Cartoonists vs. Powerman and The Moneygoround


A New York Times summary of a recent Authors Guild survey regarding the income of writers these days, and finding the median is below poverty levels..

The survey showed a shift in book earnings to other writing-related activities, such as speaking engagements, book reviewing or teaching. Including those sources, respondents who identified themselves as full-time book authors still only earned a median income of $20,300, well below the federal poverty line for a family of three or more.

prompted Nate Powell to post a reasonable breakdown of a cartoonist’s income while creating a graphic novel.

Nate’s Twitter post elicited an avalanche of response from fellow creators,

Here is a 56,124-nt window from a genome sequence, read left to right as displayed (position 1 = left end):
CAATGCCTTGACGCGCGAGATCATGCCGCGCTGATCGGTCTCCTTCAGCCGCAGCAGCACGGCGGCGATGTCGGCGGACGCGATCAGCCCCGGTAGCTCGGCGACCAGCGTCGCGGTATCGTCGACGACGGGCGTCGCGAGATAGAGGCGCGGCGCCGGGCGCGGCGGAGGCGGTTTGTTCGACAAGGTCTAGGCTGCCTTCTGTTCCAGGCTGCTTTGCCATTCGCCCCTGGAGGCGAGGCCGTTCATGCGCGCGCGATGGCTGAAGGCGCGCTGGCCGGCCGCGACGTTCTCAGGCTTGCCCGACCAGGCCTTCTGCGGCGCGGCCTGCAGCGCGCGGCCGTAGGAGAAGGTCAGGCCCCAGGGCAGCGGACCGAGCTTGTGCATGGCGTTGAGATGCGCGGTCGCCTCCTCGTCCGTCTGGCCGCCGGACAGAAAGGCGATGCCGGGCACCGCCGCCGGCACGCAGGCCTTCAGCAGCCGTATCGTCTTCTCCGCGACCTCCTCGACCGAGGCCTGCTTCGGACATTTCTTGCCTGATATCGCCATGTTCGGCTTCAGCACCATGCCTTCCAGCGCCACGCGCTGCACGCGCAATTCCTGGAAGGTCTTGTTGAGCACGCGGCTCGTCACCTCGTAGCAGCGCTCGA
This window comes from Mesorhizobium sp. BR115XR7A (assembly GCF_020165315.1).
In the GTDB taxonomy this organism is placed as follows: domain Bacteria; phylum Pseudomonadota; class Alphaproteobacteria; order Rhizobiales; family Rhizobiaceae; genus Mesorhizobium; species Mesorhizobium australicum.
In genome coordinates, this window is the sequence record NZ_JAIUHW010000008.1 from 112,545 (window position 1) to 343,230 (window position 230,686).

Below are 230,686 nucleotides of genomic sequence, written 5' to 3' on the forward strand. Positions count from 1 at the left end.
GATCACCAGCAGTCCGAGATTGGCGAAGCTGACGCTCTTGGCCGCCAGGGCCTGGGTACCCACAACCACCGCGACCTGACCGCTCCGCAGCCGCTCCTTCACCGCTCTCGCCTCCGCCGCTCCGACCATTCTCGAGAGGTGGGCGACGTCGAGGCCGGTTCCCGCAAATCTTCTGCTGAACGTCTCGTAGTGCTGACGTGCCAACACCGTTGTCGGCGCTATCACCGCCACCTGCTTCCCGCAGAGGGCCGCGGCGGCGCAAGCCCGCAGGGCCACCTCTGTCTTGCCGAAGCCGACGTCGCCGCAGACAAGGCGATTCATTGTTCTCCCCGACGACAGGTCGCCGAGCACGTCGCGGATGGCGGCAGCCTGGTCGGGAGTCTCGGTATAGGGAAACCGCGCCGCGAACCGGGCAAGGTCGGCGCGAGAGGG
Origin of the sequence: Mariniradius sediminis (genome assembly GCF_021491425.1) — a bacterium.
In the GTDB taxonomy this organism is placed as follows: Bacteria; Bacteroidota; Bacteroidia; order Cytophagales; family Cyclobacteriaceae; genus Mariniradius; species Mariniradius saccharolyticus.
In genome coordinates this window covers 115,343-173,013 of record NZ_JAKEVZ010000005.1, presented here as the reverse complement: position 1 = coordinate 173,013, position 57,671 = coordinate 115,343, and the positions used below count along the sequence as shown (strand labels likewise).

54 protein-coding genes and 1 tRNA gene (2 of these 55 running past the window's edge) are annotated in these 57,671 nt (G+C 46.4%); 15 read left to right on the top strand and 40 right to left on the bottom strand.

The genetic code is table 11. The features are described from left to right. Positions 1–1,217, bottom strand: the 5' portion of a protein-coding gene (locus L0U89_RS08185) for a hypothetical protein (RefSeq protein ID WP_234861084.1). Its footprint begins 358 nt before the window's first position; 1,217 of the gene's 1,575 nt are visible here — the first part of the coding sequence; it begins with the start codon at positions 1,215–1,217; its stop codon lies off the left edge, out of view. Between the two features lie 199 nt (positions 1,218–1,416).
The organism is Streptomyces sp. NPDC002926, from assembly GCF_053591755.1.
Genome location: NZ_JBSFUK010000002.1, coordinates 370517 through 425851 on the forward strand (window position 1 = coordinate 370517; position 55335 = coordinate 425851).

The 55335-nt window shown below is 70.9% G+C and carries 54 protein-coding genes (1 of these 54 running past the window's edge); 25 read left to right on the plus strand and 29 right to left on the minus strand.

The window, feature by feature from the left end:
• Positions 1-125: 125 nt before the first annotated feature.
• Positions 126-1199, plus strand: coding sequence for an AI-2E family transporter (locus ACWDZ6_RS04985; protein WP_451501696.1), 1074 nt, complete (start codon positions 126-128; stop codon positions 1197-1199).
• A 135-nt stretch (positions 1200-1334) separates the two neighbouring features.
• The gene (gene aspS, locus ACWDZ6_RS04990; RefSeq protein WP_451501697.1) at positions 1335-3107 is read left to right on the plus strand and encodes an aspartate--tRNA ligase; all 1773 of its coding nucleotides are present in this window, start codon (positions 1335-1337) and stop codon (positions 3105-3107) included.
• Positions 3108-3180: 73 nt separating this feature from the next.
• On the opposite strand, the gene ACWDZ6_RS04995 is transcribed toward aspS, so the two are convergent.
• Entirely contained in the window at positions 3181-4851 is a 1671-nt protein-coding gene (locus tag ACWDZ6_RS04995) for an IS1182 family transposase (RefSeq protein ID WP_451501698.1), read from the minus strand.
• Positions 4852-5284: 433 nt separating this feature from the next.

many with horror stories about their careers.


One of Nate’s points was that if a cartoonists sticks with it and eventually gets five or ten books published the royalties start amounting to enough to help subsidize the next project.
Metaphrog ran a graph about that:

Metaphrog’s Twitter thread is here.


Graphic novelist Brian Fies took the Powell chart to his Facebook page with his take on the matter, noting that Nate’s numbers are from someone who “is in the top 5% of successful working graphic novelists.” Your rates very well may vary to lower numbers. As Brian mentioned:

I did “Mom’s Cancer” and “Whatever Happened to the World of Tomorrow” while working essentially full-time jobs (though I was freelancing by the time I did the latter). I wouldn’t be able to do it at all without [wife] Karen’s steady income and benefits.


Basically, while some do make the grade,
most are in it for the love of the medium and the need to create.